Find: 00b9 14e0 b4f8 5812 89b9 0389 0de0 40f2 0231
Change: 00b9 14e0 b4f8 5812 89b9 0023 0de0 40f2 0231

Probably even the following will do (assuming the find-sequence appears only once in the file)

Find: 5812 89b9 0389 0de0
Change: 5812 89b9 0023 0de0

Again this is speculative, but if someone does try it, let us know the results.

EDIT: one user reports here that the short sequence worked.
16th March 2015, 01:53 PM |#7  
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Hi,
I had a go at patching the bluetooth.default.so on my LG G3.
Here's the closest match I could find to your original byte sequence along with what I patched it to:
Code:
A8B1 B4F8 6432 93B9 B0F8 08E0 0DE0
A8B1 B4F8 6432 93B9 4FF0 000E 0DE0
The numbers in green are the matching sequence from your original patch, there was however a difference with your byte sequence that I highlighted in red (6032 > 6432).
I don't know how important that is, but the patch as I made it didn't seem to make any difference to the phone/car behaviour.
They still connect ok and the address book transfers fine, everything is hunky dory until I make a call at which point the bluetooth disconnects and the audio reverts to the phone.

The file is in the original place with the original file permissions too.

Any ideas?

Andy.
16th March 2015, 02:59 PM |#8  
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Quote:
Originally Posted by Cavechild

I don't know how important that is, but the patch as I made it didn't seem to make any difference to the phone/car behaviour.
They still connect ok and the address book transfers fine, everything is hunky dory until I make a call at which point the bluetooth disconnects and the audio reverts to the phone.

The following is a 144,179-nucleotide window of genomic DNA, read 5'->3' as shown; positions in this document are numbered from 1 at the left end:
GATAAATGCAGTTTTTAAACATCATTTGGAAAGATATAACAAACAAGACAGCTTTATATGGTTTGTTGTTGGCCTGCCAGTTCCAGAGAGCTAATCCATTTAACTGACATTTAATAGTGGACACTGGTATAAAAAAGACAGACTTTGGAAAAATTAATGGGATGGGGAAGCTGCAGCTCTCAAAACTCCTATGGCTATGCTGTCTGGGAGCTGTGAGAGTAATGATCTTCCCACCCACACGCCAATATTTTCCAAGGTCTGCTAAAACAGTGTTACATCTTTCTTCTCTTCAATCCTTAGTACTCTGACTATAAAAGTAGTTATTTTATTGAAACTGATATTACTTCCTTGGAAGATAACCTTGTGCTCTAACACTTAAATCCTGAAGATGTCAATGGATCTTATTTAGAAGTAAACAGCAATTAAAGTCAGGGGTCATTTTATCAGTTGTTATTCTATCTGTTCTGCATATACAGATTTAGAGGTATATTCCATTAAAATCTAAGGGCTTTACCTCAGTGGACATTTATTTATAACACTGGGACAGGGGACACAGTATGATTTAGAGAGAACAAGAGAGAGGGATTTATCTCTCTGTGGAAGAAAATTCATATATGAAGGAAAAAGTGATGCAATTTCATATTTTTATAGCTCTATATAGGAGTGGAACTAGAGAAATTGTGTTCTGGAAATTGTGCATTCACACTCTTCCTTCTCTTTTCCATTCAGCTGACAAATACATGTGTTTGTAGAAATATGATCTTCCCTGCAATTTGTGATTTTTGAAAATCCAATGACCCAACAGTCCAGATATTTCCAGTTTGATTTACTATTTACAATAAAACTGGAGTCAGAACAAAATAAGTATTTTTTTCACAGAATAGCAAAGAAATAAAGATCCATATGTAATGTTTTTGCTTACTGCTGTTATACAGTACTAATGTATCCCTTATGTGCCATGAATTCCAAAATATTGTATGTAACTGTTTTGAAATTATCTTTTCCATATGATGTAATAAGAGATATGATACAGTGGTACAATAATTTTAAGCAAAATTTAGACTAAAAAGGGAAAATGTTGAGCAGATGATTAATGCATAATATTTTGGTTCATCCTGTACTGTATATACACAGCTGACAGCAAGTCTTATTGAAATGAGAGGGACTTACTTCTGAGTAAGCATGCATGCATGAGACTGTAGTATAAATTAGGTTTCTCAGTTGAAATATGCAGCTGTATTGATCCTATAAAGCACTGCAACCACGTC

This is probably simply a different problem. The problem the original patch adresses, happens only at bluetooth-paring (... a disconnect within 3-5 seconds). Your patch probably fixed that behavior, but I guess your car/phone combo suffers from a different one.
16th March 2015, 03:33 PM |#9  
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Quote:
Originally Posted by shimodax

This is probably simply a different problem. The problem the original patch adresses, happens only at bluetooth-paring (... a disconnect within 3-5 seconds). Your patch probably fixed that behavior, but I guess your car/phone combo suffers from a different one.

Bugger, I have a 2005 E46 With Business Radio (the one that plays MP3s) and a ULF that I don't know the model number of. Worked perfectly with my Galaxy S3 running JellyBean.

How did you go about debugging the issue as I'm tempted to have a pop at recompiling the .so.
16th March 2015, 03:55 PM |#10  
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Quote:
Originally Posted by Cavechild

Bugger, I have a 2005 E46 With Business Radio (the one that plays MP3s) and a ULF that I don't know the model number of. Worked perfectly with my Galaxy S3 running JellyBean. How did you go about debugging the issue as I'm tempted to have a pop at recompiling the .so.

Almost 99.9% a different problem, because this problem was introduced to Android with 4.2 (i.e. stock 4.3 Jelly Bean would not have worked either).

Initially (when researching the problem the very first time in 2012 with Navi-Professional), I started looking at the system log (adb logcat or via catlog app) and was looking for bluetooth related output.
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16th March 2015, 04:08 PM |#11  
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Quote:
Originally Posted by shimodax

Almost 99.9% a different problem, because this problem was introduced to Android with 4.2 (i.e. stock 4.3 Jelly Bean would not have worked either).

Initially (when researching the problem the very first time in 2012 with Navi-Professional), I started looking at the system log (adb logcat or via catlog app) and was looking for bluetooth related output.

Thanks, I'll give the catlog app a try and see what pops out